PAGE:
All of the centre’s teachers are his former students and have a master’s degree from the University of Toronto, he says. While they aren’t certified teachers, Gnanapragasam says they are “experts” in their fields. 

Gnanapragasam says his priority is to support his students beyond academics.

“The best of you is hidden inside until somebody brings it out,” he said.

Two men sitting and posing for a picture in an office at Rouge Valley Education Centre in Scarborough, On.
Godwin Iwelomen, right, sent his son to Rouge Valley Education Centre when he began to struggle in Grade 11. He says Selvin Ganapragasam, left, welcomed his son with open arms and set him up for university. (Nishat Chowdhury/CBC)

Godwin Iwelomen sent his son to Rouge Valley Education Centre when he started struggling in his Grade 11 functions class, where he says his son lacked one-on-one time with his teacher.

“Those children who didn’t even consider going to university can become successful. My son can teach math now,” said Iwelomen.

Grade inflation’s ‘ceiling effect’ 

But some researchers still see the risks in students qualifying for post-secondary education with these types of courses on their record. Louis Volante, a professor of education governance at Brock University, says grade inflation has made it challenging for some institutions to see who truly stands out. 

“The grades have been inflated so high and we’re getting what we refer to as a ceiling effect,” said Volante. 

Louis Volante, a Brock University professor in the department of educational studies, is seen on the school's campus in St. Catharines, Ont., on Tuesday, February 1, 2022.
Louis Volante, a Brock University professor in the department of educational studies, says grading in high school is not as rigorous as it once was, which can lead to challenges for students when they enter university. (Craig Chivers/CBC)

Volante added that this not only puts the students who attend schools with tougher grading at a disadvantage for admission, but it can also give other students a false sense of their academic ability.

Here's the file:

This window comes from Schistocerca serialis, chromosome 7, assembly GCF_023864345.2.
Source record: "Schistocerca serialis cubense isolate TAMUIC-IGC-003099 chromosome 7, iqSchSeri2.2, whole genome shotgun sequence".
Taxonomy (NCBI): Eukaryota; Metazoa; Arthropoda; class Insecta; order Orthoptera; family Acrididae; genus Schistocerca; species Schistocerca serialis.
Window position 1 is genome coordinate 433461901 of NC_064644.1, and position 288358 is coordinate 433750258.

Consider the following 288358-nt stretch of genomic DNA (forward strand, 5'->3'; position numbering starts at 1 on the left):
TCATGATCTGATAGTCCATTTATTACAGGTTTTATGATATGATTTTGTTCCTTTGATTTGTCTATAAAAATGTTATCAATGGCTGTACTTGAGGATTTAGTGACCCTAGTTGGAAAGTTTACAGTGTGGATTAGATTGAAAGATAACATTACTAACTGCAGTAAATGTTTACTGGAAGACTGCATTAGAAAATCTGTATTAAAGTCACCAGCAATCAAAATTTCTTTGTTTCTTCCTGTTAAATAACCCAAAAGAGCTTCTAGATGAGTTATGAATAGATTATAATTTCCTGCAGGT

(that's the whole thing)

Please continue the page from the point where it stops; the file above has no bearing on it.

“They’re both equally problematic,” said Volante. 

In the faculty of engineering at the University of Waterloo, an adjustment factor is tracked by comparing the grade average students come in with, to the average they end up with at the end of their first year. 

André Jardin, the admissions registrar at the university, says when the faculty started asking students for their high school transcripts rather than just their Grade 12 marks, many did not proceed with their application.

“We are not asking students from private schools for things that we don’t already get from other schools. We’re just ensuring that we have a complete picture,” said Jardin.

Last resort for busy students

Tomi Tufford says he was encouraged to take a private Grade 12 kinesiology course by his guidance counsellor, since his school didn’t offer it.

“I took it to have a little bit of prior knowledge before I go into first year to help me out,” he said of the $550 course from Ontario Virtual School in which he’s currently enrolled.

Working part time as a lifeguard, he couldn’t fit night school or summer school into his schedule. The virtual class, with pre-recorded lectures, offered him more flexibility. 

While it worked out for him, Tufford says self-directed learning is not for everyone. 

“If you’re someone who needs help throughout a course and you don’t have anyone around you that can help you with that, then it’s probably not the best option,” he said.

“If you have the option to go to school and learn it, I feel that’s a better learning experience. But if you are in need of a quick credit, and night school or summer school isn’t an option, it’s a pretty good alternative.”